There was always going to be a Christmas scene in The House of Brides. There was a Christmas scene in the manuscript I wrote before it and if my next book wasn’t set in the middle of a long hot European summer, I’m sure I’d wrangle one in there as well. I can’t help it. Christmas is my thing.
Of course, Christmas is a lot of people’s thing. But I like it more than most. Planning, for me, begins in late October. A theme must be selected – for the food, the decorations, the wrapping. Every year the theme grows more tenuous. Last Christmas, during which every single decoration was used and gifts were bundled into left-over wrapping paper, became known as Bad Taste Christmas. It may just be the theme again this year. And next year.
Shopping must be done by the end of November. A list of presents is drawn up, then swiftly forgotten. Purchases are made in a haphazard fashion – a gift to retailers.
Christmas is also a gift to writers. While most of human life swerves along without a plot, Christmas, like all good stories, has an arc, a plot and depending on who drank what at lunch, usually some sort of climax. The adults dress up and the children lucky enough to have graduated from the kids’ trestle table sit up and converse, pretending they are not waiting for the moment they can break free and unwrap presents. The best wine is drunk, the best dishes are used. The stage is set for drama.
Mostly, the drama is of the domestic kind: someone has over (or more likely, under) spent on the Kris Kringle; Great Aunt Beverly ate the ham left out in the sun. Some years, emotions flare and the drama becomes more serious. Old rifts resurface. Grievances are aired.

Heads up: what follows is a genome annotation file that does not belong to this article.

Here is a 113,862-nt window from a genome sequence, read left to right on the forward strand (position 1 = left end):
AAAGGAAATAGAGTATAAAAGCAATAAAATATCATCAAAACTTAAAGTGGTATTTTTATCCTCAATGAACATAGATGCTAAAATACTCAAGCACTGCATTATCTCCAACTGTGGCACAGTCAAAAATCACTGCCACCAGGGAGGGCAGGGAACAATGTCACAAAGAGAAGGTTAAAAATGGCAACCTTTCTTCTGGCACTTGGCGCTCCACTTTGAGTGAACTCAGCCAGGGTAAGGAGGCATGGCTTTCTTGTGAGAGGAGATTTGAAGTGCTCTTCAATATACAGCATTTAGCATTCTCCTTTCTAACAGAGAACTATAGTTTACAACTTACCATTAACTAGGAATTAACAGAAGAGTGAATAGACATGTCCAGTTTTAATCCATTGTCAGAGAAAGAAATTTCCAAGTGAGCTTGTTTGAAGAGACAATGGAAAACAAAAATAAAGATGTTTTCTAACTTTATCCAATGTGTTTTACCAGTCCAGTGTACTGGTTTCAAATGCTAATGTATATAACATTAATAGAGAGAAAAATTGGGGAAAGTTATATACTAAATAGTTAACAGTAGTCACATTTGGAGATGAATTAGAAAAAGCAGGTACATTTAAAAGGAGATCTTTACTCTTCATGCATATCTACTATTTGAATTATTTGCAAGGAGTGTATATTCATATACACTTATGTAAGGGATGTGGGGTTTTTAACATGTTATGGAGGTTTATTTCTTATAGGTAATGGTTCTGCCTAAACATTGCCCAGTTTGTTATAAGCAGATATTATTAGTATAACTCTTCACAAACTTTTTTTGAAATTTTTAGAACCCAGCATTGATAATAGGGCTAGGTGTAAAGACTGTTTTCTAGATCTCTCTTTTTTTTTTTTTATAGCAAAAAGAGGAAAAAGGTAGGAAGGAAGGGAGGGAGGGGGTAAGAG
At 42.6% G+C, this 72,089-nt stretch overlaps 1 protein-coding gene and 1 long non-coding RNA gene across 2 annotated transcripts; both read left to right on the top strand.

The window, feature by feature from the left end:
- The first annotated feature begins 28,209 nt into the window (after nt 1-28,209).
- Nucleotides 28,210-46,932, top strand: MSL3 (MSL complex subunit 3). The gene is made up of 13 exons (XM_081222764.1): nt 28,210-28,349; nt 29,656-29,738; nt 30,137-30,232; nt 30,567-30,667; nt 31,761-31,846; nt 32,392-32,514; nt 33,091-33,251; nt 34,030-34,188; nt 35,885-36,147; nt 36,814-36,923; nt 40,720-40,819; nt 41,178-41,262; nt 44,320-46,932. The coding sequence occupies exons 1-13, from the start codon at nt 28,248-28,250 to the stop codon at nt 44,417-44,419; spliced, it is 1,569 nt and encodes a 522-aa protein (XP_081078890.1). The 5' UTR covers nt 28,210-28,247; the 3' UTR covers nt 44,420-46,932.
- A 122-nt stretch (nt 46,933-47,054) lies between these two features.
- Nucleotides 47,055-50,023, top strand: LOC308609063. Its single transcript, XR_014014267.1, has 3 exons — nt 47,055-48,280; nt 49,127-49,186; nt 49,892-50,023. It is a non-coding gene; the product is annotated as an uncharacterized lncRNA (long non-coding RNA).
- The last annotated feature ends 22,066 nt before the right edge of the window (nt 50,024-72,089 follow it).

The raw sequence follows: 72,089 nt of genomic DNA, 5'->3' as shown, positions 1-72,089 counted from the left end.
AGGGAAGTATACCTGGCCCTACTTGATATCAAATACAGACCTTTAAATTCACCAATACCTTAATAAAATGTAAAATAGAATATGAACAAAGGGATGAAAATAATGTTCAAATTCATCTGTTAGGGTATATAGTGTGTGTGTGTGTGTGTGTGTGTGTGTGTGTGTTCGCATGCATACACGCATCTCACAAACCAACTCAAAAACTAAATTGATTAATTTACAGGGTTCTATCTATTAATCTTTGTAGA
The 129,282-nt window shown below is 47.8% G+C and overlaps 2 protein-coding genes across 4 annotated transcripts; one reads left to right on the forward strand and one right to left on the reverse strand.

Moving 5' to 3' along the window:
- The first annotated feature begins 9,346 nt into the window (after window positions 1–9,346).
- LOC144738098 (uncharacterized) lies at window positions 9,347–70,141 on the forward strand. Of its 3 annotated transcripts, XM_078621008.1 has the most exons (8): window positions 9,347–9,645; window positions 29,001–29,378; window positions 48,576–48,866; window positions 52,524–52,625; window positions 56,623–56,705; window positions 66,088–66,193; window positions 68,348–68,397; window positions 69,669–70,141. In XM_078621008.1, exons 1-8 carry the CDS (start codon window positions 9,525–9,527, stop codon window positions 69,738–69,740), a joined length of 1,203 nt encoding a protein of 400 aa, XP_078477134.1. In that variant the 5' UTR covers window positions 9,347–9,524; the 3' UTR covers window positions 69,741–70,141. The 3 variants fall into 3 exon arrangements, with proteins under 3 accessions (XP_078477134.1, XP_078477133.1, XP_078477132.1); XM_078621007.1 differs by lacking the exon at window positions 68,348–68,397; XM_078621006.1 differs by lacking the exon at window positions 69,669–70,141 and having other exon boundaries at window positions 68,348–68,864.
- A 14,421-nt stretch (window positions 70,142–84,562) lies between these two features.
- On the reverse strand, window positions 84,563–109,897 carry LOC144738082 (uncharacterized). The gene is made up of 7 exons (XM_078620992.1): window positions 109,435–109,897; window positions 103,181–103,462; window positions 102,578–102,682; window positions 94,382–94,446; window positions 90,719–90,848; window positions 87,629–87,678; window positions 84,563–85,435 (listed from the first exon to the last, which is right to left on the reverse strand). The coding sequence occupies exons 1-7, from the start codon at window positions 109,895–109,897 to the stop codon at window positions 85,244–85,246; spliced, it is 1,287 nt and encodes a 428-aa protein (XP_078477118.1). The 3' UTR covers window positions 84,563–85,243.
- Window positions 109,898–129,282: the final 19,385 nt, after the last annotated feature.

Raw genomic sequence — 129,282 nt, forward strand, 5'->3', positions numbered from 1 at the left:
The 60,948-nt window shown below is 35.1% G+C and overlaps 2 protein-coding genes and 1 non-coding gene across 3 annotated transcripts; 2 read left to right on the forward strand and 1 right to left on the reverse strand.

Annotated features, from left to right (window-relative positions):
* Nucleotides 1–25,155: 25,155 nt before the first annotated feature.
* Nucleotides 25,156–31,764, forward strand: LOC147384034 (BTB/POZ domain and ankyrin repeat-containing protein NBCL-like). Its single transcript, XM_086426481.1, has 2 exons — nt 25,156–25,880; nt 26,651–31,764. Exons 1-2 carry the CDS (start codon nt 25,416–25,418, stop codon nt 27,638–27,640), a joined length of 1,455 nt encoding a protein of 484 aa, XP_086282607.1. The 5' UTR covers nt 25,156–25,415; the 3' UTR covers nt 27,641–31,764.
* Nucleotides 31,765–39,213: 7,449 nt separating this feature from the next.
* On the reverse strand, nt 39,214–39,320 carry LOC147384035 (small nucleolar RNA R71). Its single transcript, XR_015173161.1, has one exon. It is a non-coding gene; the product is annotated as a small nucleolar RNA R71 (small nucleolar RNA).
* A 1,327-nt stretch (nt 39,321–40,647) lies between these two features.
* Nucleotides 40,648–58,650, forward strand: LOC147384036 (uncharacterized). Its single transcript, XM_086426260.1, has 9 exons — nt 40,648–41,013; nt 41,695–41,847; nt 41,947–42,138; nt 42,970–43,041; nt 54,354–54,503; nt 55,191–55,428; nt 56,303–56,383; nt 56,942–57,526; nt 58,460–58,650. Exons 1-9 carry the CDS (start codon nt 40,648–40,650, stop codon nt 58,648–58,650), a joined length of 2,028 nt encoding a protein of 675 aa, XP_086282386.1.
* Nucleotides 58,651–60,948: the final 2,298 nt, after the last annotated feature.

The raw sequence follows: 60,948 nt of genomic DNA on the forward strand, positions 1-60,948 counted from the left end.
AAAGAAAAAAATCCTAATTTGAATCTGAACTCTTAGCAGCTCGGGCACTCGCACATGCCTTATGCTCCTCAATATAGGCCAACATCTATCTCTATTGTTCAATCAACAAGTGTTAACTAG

That’s certainly the case in The House of Brides. Miranda, our main character, arrives at Barnsley House, her mother’s childhood home, a week before Christmas. She becomes close to her cousins Sophia, Robbie and Agatha and they tell her about the magic of Christmases past, how the family would eat and drink for days, sing karaoke and watch Christmas movies.
Already, something about this year feels different – and it’s not just that the children’s mother is missing. There’s a forced feeling about the celebrations and despite the mountains of festive food, no-one feels much like eating. Christmas is a time for families – and Christmas doesn’t feel good when a family is falling apart.
Some Christmases are better than others. Some years are magical and others not. But sometimes, as the Summer family discovers, Christmas can be good even when things are going badly. That despite everything that can happen in a crazy year, in a crazy world, there is the tree, the songs and the pudding. There is comfort in Christmas feeling the same, year after year, a reliable full stop in December, especially if – just like at Barnsley – everything else is changing.
About the author:
Jane Cockram was born and educated in Australia, where she studied Journalism at RMIT, majoring in Literature. After earning a post-graduate diploma in Publishing and Communication at Melbourne University, she worked in sales for Pan Macmillan Publishers and then as fiction buyer at Borders, fulfilling a childhood dream of reading for a living. Cockram spent a year living in the West Country of England, where The House of Brides is set, and still daydreams about returning. In the meantime, she resides in Melbourne with her husband and two children. The House of Brides is her debut novel.